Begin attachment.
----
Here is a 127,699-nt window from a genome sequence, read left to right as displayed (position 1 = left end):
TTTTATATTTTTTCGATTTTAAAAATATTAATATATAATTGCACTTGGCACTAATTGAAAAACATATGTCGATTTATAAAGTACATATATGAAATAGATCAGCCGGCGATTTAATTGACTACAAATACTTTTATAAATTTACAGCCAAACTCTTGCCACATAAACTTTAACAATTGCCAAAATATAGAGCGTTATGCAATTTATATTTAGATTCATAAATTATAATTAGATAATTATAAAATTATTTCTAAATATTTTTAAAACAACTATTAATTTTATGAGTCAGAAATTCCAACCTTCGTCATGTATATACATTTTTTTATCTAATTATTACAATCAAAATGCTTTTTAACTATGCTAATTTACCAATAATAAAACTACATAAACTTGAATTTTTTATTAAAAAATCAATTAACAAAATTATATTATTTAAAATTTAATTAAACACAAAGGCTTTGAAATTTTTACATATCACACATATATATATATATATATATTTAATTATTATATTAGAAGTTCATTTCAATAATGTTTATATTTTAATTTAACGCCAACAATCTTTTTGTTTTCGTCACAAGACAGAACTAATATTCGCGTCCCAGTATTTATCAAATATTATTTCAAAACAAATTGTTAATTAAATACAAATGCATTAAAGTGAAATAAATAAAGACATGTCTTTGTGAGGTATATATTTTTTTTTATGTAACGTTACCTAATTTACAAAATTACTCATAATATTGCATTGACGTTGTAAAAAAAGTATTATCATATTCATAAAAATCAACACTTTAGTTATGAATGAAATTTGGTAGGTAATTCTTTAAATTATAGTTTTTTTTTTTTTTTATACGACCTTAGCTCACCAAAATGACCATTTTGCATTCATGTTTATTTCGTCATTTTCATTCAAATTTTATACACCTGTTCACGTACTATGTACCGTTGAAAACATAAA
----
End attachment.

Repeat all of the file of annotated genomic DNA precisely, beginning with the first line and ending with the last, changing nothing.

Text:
Here is a 127,699-nt window from a genome sequence, read left to right as displayed (position 1 = left end):
TTTTATATTTTTTCGATTTTAAAAATATTAATATATAATTGCACTTGGCACTAATTGAAAAACATATGTCGATTTATAAAGTACATATATGAAATAGATCAGCCGGCGATTTAATTGACTACAAATACTTTTATAAATTTACAGCCAAACTCTTGCCACATAAACTTTAACAATTGCCAAAATATAGAGCGTTATGCAATTTATATTTAGATTCATAAATTATAATTAGATAATTATAAAATTATTTCTAAATATTTTTAAAACAACTATTAATTTTATGAGTCAGAAATTCCAACCTTCGTCATGTATATACATTTTTTTATCTAATTATTACAATCAAAATGCTTTTTAACTATGCTAATTTACCAATAATAAAACTACATAAACTTGAATTTTTTATTAAAAAATCAATTAACAAAATTATATTATTTAAAATTTAATTAAACACAAAGGCTTTGAAATTTTTACATATCACACATATATATATATATATATATTTAATTATTATATTAGAAGTTCATTTCAATAATGTTTATATTTTAATTTAACGCCAACAATCTTTTTGTTTTCGTCACAAGACAGAACTAATATTCGCGTCCCAGTATTTATCAAATATTATTTCAAAACAAATTGTTAATTAAATACAAATGCATTAAAGTGAAATAAATAAAGACATGTCTTTGTGAGGTATATATTTTTTTTTATGTAACGTTACCTAATTTACAAAATTACTCATAATATTGCATTGACGTTGTAAAAAAAGTATTATCATATTCATAAAAATCAACACTTTAGTTATGAATGAAATTTGGTAGGTAATTCTTTAAATTATAGTTTTTTTTTTTTTTTATACGACCTTAGCTCACCAAAATGACCATTTTGCATTCATGTTTATTTCGTCATTTTCATTCAAATTTTATACACCTGTTCACGTACTATGTACCGTTGAAAACATAAA